Change is hard. People get comfortable doing what they’re doing, regardless of whether or not it’s the best way to do it, and they can get downright defensive when someone suggests doing things different.
As a partner to your clients and prospects, it’s your job to show them why it’s in their best interest and worth the effort to make a change. I experienced a great example of this the other night when I received an unexpected call with an offer I initially refused, but now am seriously considering.
In 2008 I bought my first brand new car, a Chevy Aveo. Through the years it’s served me well and, though I’ve racked up quite a few miles and done a fair amount of damage because I’m the worst driver ever, the thought of trading it in anytime soon hadn’t even crossed my mind.
The Chevy representative on the other end of the line opened our conversation with a question.
“Are you still driving your 2008 Aveo?”
“Why not trade it in?”
“I don’t think I’m ready for that yet.”
“It’s a four-year-old car. We could get you in something brand new, like a Sonic or a Cruze.”
“I don’t really need new things.”
“I’m looking at the numbers here, and it looks like we can lower your monthly payment up to $100. For a brand new car.”
“But I’ve grown kind of attached to my car.”
At this point my objections were sounding just plain silly, even to me, so I politely said I would need some time to think about it.
And think about it I did. Not only did I visit the Chevy website to check out both of the suggested models, I also started looking at my own car with a more critical eye. It is pretty boring, and it’s starting to make troubling noises.
So, what secret weapon did this salesperson use during our two-minute conversation to take me from 100% uninterested to building my own virtual Sonic?
It’s called a “value proposition,” and it’s one of the most misused and abused terms in the business world. It seems everybody talks about them, but very few understand what they truly are.
According to Jill Konrath, best-selling author and public speaker who focuses on helping salespeople win more business:
“A value proposition is a clear statement of the tangible results a customer gets from using your products or services. The more specific your value proposition is, the better.”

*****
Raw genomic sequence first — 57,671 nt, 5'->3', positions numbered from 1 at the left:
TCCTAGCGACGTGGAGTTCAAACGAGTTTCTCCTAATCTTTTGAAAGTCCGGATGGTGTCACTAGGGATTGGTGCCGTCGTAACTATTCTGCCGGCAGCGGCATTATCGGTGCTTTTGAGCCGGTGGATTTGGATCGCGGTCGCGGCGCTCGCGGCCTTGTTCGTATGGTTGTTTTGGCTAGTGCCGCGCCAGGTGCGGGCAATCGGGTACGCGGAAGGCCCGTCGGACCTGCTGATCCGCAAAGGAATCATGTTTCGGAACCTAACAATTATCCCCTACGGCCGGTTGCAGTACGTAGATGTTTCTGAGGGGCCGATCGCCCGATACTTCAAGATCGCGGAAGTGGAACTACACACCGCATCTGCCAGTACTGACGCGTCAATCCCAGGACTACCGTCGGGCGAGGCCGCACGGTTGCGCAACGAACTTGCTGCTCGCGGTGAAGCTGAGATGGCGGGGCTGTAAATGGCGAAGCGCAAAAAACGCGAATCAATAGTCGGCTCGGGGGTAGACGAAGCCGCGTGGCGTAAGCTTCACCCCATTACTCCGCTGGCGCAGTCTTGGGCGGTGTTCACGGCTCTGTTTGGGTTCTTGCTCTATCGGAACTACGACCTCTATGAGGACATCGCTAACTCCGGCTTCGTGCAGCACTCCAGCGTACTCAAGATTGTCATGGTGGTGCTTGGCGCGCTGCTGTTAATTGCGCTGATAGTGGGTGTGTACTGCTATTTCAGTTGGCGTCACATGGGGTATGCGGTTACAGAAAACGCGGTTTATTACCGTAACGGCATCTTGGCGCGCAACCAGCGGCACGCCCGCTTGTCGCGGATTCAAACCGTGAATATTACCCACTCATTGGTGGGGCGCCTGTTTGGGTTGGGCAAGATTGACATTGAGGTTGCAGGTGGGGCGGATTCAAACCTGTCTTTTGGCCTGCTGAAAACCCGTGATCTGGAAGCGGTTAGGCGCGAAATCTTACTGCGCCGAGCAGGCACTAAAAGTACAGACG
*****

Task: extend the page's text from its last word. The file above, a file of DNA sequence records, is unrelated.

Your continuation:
Basically, when you get on the phone with a client or prospect, they want to know one thing and one thing only: What’s in it for me? So if your pitch goes on and on about your product and service offering, your “robust” technology or your industry presence without ever specifying why they should care, chances are they’re going to tune you out really fast.
A strong value proposition is exactly what the dealer used to pique my interest. He didn’t talk about the “latest and greatest” features of the newer models or Chevy’s most recent rankings. He gave me a clear statement of the tangible results I would get from making a change:
A brand new car for $100 less than I’m currently paying every month.
Konrath identifies three “must-have” components of the best value propositions:
• Business driver – this relates to a key objective measured by your prospect (i.e. cost savings, turnaround time, customer satisfaction). It should be as specific as possible. In my case, there were two business drivers – the satisfaction of driving around in something shiny and new and the cost savings of a lower monthly payment.
• Movement – will the change you’re proposing decrease spending? Speed up delivery? Raise satisfaction levels? These verbs show movement toward achieving a favorable result (i.e. lowering my monthly payment by $100).
• Metrics – how will the success of the change be measured? In dollars, percentages, time frames? Here Konrath notes that specific numbers are more powerful than general figures (i.e 19.2% savings vs. 20%).
Like many lessons in life, this one can be summed up in one phrase: Keep it simple, stupid! Tell your clients why they should be excited about the change you’re proposing by plainly stating what they will get out of it. Then sit back and enjoy as “no” becomes “maybe” and “maybe” becomes “yes.”
To learn more about developing a powerful value proposition, visit jillkonrath.com to read the Sales Blog and download the free Value Proposition Tool Kit.